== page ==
Two methods of dating rocks Konnys pussy nude
By experimentation, scientists have determined which rocks are suitable for various dating techniques.
For K-Ar, for example, igneous rocks are good candidates for testing because they formed directly from molten magma and have a simple history.
Metamorphic rocks do not work well because heating events in their history have allowed the escape of Argon (daughter element) and thus will indicate an age too young for the sample.
Sedimentary rocks do not work because they are made up of a mixture of deposits of many other types of rocks, each of which would point to a different age.
At any rate, scientists have devoted a great deal of effort to determining exactly which dating methods are appropriate for which types of rocks.
The other problem to avoid when dating rocks is the possibility that changes to the rock have caused loss or gain of either the parent or daughter element - this would lead to a false date (too old if parent element were lost, too young if daughter element were lost).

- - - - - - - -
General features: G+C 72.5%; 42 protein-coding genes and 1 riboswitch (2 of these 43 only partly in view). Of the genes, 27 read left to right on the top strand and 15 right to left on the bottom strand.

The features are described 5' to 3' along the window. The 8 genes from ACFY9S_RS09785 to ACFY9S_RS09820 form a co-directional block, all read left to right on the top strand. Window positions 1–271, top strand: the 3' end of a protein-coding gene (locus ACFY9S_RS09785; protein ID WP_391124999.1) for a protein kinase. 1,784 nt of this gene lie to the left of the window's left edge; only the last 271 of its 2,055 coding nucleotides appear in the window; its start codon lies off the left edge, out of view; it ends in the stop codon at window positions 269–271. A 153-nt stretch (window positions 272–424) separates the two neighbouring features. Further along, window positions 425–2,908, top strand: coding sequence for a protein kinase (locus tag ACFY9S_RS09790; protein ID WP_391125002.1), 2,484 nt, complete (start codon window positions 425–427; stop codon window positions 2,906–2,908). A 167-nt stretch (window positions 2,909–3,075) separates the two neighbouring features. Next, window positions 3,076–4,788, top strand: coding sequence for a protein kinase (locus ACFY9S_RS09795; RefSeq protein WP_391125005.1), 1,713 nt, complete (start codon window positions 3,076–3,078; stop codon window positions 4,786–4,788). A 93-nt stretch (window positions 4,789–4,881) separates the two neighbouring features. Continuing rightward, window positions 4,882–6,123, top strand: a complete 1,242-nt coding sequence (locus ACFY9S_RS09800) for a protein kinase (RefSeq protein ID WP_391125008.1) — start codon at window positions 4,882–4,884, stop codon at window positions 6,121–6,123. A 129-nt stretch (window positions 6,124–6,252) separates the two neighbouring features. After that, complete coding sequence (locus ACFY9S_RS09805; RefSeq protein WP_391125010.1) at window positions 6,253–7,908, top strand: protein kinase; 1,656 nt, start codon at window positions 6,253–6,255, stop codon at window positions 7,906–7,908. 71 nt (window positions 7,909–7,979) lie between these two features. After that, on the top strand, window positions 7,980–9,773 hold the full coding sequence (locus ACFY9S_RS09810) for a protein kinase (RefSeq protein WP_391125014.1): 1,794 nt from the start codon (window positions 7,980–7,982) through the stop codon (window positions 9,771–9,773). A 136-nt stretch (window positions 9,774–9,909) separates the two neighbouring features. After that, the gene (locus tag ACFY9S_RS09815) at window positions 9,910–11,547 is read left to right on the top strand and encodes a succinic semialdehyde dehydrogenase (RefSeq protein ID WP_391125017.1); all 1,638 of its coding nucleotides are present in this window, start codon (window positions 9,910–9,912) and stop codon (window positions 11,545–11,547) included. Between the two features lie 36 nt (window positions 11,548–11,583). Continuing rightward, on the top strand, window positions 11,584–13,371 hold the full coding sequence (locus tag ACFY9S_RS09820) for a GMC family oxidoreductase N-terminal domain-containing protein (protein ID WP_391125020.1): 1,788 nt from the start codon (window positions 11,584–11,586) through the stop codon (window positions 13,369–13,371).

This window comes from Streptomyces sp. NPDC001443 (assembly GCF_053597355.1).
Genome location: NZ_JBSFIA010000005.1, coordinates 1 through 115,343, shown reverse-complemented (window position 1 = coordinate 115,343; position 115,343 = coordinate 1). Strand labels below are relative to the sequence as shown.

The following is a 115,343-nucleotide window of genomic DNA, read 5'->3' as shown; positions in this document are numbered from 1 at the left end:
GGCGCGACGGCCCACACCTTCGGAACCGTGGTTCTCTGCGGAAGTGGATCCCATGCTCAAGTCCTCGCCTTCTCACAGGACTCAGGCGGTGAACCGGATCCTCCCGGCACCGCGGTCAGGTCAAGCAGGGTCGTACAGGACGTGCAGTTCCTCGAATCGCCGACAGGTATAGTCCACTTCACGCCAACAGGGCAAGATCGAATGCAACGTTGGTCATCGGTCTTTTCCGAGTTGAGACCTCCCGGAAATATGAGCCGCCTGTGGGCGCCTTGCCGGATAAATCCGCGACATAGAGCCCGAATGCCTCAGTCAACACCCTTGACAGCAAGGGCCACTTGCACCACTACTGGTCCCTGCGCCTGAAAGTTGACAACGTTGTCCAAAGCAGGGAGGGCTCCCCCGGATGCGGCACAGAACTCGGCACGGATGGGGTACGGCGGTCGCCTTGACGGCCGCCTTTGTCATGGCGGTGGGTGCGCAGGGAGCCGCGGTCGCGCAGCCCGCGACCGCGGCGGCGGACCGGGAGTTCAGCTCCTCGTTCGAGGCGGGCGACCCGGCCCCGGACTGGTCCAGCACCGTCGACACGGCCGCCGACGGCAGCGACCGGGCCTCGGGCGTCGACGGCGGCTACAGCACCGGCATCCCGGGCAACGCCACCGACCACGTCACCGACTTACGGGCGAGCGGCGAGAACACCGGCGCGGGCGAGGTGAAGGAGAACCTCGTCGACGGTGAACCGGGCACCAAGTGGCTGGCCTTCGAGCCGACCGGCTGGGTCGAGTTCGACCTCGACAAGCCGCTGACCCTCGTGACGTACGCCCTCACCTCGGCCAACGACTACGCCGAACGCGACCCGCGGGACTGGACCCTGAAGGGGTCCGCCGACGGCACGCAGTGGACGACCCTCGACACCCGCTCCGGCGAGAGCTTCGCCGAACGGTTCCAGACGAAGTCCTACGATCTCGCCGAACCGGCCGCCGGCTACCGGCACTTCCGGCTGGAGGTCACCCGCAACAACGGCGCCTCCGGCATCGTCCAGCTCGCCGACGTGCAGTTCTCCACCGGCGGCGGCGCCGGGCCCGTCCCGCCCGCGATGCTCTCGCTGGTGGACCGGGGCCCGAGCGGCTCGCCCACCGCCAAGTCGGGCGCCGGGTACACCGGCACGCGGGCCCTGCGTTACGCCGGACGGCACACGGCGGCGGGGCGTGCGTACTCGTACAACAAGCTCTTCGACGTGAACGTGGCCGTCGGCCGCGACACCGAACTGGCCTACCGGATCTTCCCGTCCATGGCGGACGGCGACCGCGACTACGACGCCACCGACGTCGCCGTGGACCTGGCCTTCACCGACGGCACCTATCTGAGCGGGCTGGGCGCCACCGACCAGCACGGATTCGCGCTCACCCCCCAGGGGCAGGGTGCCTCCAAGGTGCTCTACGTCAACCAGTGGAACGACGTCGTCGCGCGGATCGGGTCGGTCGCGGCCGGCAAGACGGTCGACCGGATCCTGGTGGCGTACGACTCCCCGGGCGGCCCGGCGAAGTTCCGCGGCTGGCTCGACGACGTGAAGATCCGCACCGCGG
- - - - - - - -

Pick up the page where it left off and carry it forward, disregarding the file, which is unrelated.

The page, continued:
Since radioactive decay is known to occur at a constant rate, the age of a rock can be determined from the ratio of the parent element to the daughter element.
The concerns about these dating methods were exactly the same that creationists continue to raise - presence of the daughter element at the time the rock was formed and possible loss / gain of either the parent or daughter element at some point in the history of the rock.
For this reason, the tests were designed to account for those possibilities.
Initial daughter element can often be accounted for by either measuring the amount of an isotope of the daughter element (the ratio of isotopes are almost always constant).
Another possibility is (as in the case of the potassium - argon - K-Ar method) that because the daughter element is gaseous, it would escape from the rock when the rock was molten.